Hikers at the QGs on a recent Saturday morning saw the remains of an enormous spider web stretched across the North Quarry wall trail, with what appeared to be a piece of lichen stuck in one corner. The featured photo of the spider en camouflage was taken (and shared) by QGs hiker Gerry Bishop. Closer inspection revealed the “lichen” to be a Giant lichen orbweaver spider, araneus bicenetenarius—an insect-trapper by night that employs camouflage to hide by day, reflecting what our consulting naturalist Devin Floyd calls “deep evolutionary time, and a ton of predation from reptiles, amphibians, and birds.” Harmless to humans, this one, about 2.5 inches long, was a female—males are much smaller. Here she is in a wider view.
Orbweavers build a new wheel-shaped web each day, using trees or shrubs for support. After the night’s trapping/dining, they consume the web, rest awhile, then start a new one. Part of a large family of orbweaver spiders with many colorful variations, Giant lichen orbweavers are more common in the South, especially in Texas. This one was a first for the Quarry Gardens biota, which now includes some 600 species of plants and animals.
In deep camouflage—photo by Lynne Billman:
Bernice gets the credit for adding this one to our biota list, and I have to admit it’s classier than my last addition, the lowly worm snake.
Doing our bit to add to the Web’s vast store of misinformation, we incorrectly identified the tiny creature in yesterday’s post as a cricket frog (which we also have at QGs). This one is not a different colored cricket frog—it’s a half-inch-long baby toad (that comes from an even smaller tadpole): either an American toad, Anaxyrus americanus, or Fowler’s toad, Anaxyrus fowleri—too young to have warts. Its call is a long “waaaaah” —like most toads. Thanks go to Devin Floyd, of the Center for Urban Habitats, for setting us straight.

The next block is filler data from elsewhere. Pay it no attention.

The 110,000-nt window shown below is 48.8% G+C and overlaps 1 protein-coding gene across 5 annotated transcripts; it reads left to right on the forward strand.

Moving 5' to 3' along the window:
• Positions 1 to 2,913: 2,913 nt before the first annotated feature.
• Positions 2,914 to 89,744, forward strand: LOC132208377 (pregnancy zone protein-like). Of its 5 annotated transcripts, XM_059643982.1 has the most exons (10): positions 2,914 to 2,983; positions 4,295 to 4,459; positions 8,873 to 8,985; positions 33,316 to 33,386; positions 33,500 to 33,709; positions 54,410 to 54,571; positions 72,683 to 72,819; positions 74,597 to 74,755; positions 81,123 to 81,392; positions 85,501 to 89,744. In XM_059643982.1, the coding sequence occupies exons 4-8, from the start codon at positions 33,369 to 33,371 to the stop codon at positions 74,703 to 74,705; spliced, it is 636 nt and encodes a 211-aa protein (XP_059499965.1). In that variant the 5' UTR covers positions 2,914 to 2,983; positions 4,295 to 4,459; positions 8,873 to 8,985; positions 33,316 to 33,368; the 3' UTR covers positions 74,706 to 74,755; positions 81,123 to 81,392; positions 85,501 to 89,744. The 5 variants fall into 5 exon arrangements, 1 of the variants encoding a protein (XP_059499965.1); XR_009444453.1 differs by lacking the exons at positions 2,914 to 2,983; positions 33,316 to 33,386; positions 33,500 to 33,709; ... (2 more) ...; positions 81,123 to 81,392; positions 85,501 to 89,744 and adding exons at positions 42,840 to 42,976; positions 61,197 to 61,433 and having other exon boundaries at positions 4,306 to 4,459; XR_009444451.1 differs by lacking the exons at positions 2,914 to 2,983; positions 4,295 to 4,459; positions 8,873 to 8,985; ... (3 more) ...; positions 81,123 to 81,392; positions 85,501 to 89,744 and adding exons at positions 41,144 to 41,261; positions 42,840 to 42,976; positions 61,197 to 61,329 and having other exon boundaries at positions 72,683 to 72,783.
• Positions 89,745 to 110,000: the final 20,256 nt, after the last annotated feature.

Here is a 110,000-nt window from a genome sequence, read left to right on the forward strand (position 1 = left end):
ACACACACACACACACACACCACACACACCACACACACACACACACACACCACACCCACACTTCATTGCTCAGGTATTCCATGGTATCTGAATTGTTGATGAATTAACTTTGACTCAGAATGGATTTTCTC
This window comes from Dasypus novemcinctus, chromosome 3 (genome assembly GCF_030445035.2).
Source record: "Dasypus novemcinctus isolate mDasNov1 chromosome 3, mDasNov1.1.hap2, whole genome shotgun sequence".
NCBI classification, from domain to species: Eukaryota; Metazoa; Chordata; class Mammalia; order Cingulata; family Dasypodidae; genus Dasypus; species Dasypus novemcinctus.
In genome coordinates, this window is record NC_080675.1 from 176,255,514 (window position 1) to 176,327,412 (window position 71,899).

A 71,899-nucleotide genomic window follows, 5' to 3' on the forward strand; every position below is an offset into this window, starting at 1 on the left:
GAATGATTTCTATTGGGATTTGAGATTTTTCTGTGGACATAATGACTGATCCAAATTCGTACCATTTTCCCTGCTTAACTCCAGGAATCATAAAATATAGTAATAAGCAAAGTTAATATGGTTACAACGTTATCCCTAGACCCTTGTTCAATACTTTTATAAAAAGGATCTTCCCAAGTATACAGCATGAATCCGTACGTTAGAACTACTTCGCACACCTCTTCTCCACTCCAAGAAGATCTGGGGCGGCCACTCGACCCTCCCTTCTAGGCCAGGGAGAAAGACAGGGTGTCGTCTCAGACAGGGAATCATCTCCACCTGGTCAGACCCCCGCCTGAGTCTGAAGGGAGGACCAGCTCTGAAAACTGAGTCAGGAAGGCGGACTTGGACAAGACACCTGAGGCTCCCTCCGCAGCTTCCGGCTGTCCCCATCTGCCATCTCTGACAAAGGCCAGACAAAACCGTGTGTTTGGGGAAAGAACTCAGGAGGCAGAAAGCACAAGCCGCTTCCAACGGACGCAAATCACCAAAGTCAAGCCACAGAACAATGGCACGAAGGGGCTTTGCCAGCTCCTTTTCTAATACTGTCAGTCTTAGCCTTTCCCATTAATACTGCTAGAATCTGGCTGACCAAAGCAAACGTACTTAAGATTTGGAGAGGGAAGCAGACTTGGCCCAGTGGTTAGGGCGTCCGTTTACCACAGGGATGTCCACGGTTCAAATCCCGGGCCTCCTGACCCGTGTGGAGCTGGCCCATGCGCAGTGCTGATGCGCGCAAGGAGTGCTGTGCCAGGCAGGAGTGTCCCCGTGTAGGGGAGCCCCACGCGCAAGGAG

Here is CUH’s photo of one of our cricket frogs from last summer—and Devin says they do vary wildly in pattern and color. Curiously, the frog has warts, whereas our toad does not.
Tiny Northern cricket frogs, Acris crepitans, are plentiful and active now along Quarry Gardens trails. America’s smallest vertebrate, this cricket frog may leap up to three feet in a single jump. The featured photo shows one, about half an inch long, posing on the palm of a Quarry Gardens trail hiker. Their patterns vary; many have a green Y-shape on the back and a triangle on the head; this one has black-bordered red-orange spots—cute as a spotted frog. It’s tempting to think of them as “babies” but, of course, baby frogs are tadpoles. If you hear calls that sound like marbles clicking together, you’re hearing cricket frogs.
Tiny and elusive is the Quill fame flower, Phemeranthus teretifolius, pictured above at about twice life size. Related to portulaca, whose leaves it resembles, it grows in thin, dry soils—at the Quarry Gardens, through a patch of asphalt near the Visitor Center, and in a half-inch of gravel on a rock at the overlook platform. Sporadically, a 6-8-inch flower spike produces brilliant half-inch fuchsia blossoms that bloom for about two hours in the afternoon—after which each new flower fades away. So ephemeral are they that not much is known about them. And so elusive of pollinators are they that, lacking them, they self-pollinate.
Tiny and charming are the slender leafless flower wands of Naked flowered tick trefoil, Hylodesmum nudiflorum, along QGs trails this week. Scattered through the dry woods, they are a native in the pea family. More familiar may be their seeds: those flat little green triangles that stick like Velcro to socks and pants legs in late summer. Come and let us send some home with you.